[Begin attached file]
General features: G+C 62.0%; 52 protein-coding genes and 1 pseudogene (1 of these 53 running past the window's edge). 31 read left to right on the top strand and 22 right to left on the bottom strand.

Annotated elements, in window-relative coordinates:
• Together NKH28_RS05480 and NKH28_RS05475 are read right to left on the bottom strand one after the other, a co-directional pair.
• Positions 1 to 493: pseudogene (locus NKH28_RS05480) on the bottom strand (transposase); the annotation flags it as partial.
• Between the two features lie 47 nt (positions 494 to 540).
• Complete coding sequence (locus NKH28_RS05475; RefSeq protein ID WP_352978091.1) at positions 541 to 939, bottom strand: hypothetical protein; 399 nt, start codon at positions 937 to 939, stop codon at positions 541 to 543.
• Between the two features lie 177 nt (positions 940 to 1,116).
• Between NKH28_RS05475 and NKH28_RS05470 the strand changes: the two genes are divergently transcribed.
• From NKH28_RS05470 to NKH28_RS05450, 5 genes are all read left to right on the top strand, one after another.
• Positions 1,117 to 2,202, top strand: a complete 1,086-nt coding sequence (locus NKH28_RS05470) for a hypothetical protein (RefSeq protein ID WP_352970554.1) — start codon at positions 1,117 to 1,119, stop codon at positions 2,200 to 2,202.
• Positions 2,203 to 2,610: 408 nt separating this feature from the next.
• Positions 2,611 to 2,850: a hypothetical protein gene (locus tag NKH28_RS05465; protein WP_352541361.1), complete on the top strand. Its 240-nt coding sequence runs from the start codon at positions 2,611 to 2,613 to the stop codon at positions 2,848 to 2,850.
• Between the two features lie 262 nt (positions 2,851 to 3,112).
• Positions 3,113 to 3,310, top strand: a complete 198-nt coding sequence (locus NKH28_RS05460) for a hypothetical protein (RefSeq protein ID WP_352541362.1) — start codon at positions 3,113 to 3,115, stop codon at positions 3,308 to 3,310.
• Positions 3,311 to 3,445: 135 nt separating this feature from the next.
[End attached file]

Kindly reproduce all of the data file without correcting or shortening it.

General features: G+C 62.0%; 52 protein-coding genes and 1 pseudogene (1 of these 53 running past the window's edge). 31 read left to right on the top strand and 22 right to left on the bottom strand.

Annotated elements, in window-relative coordinates:
• Together NKH28_RS05480 and NKH28_RS05475 are read right to left on the bottom strand one after the other, a co-directional pair.
• Positions 1 to 493: pseudogene (locus NKH28_RS05480) on the bottom strand (transposase); the annotation flags it as partial.
• Between the two features lie 47 nt (positions 494 to 540).
• Complete coding sequence (locus NKH28_RS05475; RefSeq protein ID WP_352978091.1) at positions 541 to 939, bottom strand: hypothetical protein; 399 nt, start codon at positions 937 to 939, stop codon at positions 541 to 543.
• Between the two features lie 177 nt (positions 940 to 1,116).
• Between NKH28_RS05475 and NKH28_RS05470 the strand changes: the two genes are divergently transcribed.
• From NKH28_RS05470 to NKH28_RS05450, 5 genes are all read left to right on the top strand, one after another.
• Positions 1,117 to 2,202, top strand: a complete 1,086-nt coding sequence (locus NKH28_RS05470) for a hypothetical protein (RefSeq protein ID WP_352970554.1) — start codon at positions 1,117 to 1,119, stop codon at positions 2,200 to 2,202.
• Positions 2,203 to 2,610: 408 nt separating this feature from the next.
• Positions 2,611 to 2,850: a hypothetical protein gene (locus tag NKH28_RS05465; protein WP_352541361.1), complete on the top strand. Its 240-nt coding sequence runs from the start codon at positions 2,611 to 2,613 to the stop codon at positions 2,848 to 2,850.
• Between the two features lie 262 nt (positions 2,851 to 3,112).
• Positions 3,113 to 3,310, top strand: a complete 198-nt coding sequence (locus NKH28_RS05460) for a hypothetical protein (RefSeq protein ID WP_352541362.1) — start codon at positions 3,113 to 3,115, stop codon at positions 3,308 to 3,310.
• Positions 3,311 to 3,445: 135 nt separating this feature from the next.